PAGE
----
government’s stand on Iraq, a growing number are also not
prepared to suffer the indignities and discipline of army life. Hardly a
month goes by without some revelation about abuse and bullying of
recruits while the shadow of the unresolved Deepcut murders looms
large despite the government’s outright refusal of a public
inquiry.
Top



Stress Kills

Working poorly structured shift patterns causes physical and mental
health problems. This has been revealed by separate studies, at the
University of Surrey and Cardiff University, on the physiological and
psychological health of a group of 45 men working on offshore oil
rigs. The workers on the more popular split rota of seven night shifts
followed by seven day shifts ‘were at increased risk of heart
disease and diabetes and stress related health problems. This pattern
also makes workers more tired and inattentive, increasing the
chance of accidents and mistakes.
Top



Doesn’t Add Up

It seems Gordon Brown’s drive to reduce Whitehall cost does
not include money spent on that modern parasitic phenomenon, the
office consultant. Last year the government spent at least £1.9
billion on management consultants, up 46% on 2003. A
spokesperson for the Treasury stated that the consultants were
needed to ‘provide the expertise that civil servants cannot
give’ at a time when all departments are looking to make
efficiency saving. Part of the efficiency saving includes the spending
of £2 billion on consultants at a time when the government is
planning to cut 100,000 civil servants jobs to make a saving of £3
billion.
Top



The CCTV Don’t Work

Most CCTV schemes fail to cut crime and do not make the public
feel safer, according to a Home Office study. CCTV cameras,
acclaimed by police, government and the companies flogging them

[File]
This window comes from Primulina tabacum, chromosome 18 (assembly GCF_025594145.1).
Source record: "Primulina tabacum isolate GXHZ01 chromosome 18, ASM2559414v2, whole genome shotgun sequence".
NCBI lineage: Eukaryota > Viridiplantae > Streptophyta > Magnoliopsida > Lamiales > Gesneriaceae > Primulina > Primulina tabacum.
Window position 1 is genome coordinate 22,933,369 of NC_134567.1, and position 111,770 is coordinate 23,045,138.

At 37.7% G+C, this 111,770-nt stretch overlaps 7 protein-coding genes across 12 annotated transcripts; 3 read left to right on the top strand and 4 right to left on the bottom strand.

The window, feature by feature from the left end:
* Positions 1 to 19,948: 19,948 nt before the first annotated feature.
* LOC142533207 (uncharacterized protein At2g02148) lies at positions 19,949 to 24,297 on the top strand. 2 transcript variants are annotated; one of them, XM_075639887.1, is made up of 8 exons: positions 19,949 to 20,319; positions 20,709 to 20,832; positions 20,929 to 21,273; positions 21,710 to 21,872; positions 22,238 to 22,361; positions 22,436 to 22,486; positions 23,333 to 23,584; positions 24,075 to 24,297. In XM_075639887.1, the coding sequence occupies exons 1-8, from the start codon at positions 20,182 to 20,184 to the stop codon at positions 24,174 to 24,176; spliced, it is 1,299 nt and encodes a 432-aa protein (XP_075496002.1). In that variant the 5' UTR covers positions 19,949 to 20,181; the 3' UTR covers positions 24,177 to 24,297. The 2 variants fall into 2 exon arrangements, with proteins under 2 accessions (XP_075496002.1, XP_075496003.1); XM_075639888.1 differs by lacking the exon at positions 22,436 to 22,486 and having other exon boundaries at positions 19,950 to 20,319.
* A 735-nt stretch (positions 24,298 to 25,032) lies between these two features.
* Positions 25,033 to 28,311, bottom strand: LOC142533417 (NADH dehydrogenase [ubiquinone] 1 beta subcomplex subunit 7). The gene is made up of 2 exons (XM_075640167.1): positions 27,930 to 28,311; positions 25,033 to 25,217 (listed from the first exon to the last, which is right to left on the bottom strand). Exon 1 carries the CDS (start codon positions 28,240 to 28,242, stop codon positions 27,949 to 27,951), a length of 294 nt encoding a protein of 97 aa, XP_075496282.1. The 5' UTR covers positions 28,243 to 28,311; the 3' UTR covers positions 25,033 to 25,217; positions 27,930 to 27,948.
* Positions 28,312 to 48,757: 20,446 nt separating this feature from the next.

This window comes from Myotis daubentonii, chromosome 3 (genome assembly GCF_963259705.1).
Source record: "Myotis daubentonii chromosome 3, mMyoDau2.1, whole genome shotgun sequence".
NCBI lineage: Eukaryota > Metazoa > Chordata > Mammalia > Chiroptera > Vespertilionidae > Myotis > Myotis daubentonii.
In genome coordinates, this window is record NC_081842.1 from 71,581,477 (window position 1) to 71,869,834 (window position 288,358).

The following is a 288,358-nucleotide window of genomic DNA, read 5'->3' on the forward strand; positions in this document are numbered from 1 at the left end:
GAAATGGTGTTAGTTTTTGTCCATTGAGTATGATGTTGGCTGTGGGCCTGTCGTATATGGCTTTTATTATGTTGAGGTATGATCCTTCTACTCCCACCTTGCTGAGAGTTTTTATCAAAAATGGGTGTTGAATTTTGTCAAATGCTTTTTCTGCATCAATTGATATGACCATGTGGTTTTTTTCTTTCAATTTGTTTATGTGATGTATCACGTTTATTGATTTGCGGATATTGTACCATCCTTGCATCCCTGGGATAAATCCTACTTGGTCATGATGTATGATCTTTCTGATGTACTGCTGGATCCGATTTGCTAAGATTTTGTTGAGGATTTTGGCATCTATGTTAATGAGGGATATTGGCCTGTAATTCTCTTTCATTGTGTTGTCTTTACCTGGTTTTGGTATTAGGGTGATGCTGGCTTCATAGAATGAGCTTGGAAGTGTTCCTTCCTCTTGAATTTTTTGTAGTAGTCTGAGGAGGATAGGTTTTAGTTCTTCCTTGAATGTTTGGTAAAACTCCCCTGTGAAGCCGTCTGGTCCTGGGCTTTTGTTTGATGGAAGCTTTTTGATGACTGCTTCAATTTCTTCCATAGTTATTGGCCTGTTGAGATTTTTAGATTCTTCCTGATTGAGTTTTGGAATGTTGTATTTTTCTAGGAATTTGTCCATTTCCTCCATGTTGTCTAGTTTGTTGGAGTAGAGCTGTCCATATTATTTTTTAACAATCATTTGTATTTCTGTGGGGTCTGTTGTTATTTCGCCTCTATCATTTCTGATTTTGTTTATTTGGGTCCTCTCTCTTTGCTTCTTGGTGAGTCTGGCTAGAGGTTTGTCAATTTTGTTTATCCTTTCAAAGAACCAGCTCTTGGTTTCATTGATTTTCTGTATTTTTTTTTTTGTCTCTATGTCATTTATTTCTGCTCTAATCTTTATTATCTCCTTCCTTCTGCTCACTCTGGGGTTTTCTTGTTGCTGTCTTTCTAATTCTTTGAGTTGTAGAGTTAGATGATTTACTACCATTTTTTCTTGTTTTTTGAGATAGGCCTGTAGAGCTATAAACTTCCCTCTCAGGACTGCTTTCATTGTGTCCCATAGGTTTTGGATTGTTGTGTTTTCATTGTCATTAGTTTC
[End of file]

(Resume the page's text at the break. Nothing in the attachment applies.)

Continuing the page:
as a major step in tackling crime and disorder, have been
‘disappointing’ because many schemes are
‘ill-conceived’. Only in one case in thirteen could CCTV be
shown to have reduced crime. The authors blame these failings on
the way the technology is being used. Nevertheless they don’t
even go so far as to claim that overcoming such failings would cut
crime – just that ‘effectiveness will suffer’ in schemes
lacking good management and staff. The Home Office spent £170
million on 684 local projects between 1998 and 2003.
Top



£900,000 Fine no Deterrent to Shell

Shell has recently been fined a record £900,000 for a series of
safety failings on its Brent Bravo platform which killed two workers
in September 2003. Though the fine is almost treble the previous
biggest in the North Sea, it will do little to alter Shell’s appalling
safety record. After all, it is equivalent to only a minute’s worth
of the oil giant’s global revenue, which amounted to about
£2.8 billion in the first quarter of this year. Though Shell released a
statement taking full responsibility and regretting the ‘sad loss of
two lives’, what they did not mention were the warnings issued
in March 2003 by the offshore union, Amicus, of poorly maintained
equipment, one of the causes of the accident. The company
responded by doing nothing. Just as appalling was the fact that a
HSE report published three weeks before the deaths said there was
no immediate problem. Which just Demonstrates yet again that the
HSE is more interested in protecting company profits than ensuring
the safety of workers.

=====================================
Journal of the anarchist Solidarity Federation
THE BRITISH SECTION OF THE INTERNATIONAL WORKERS'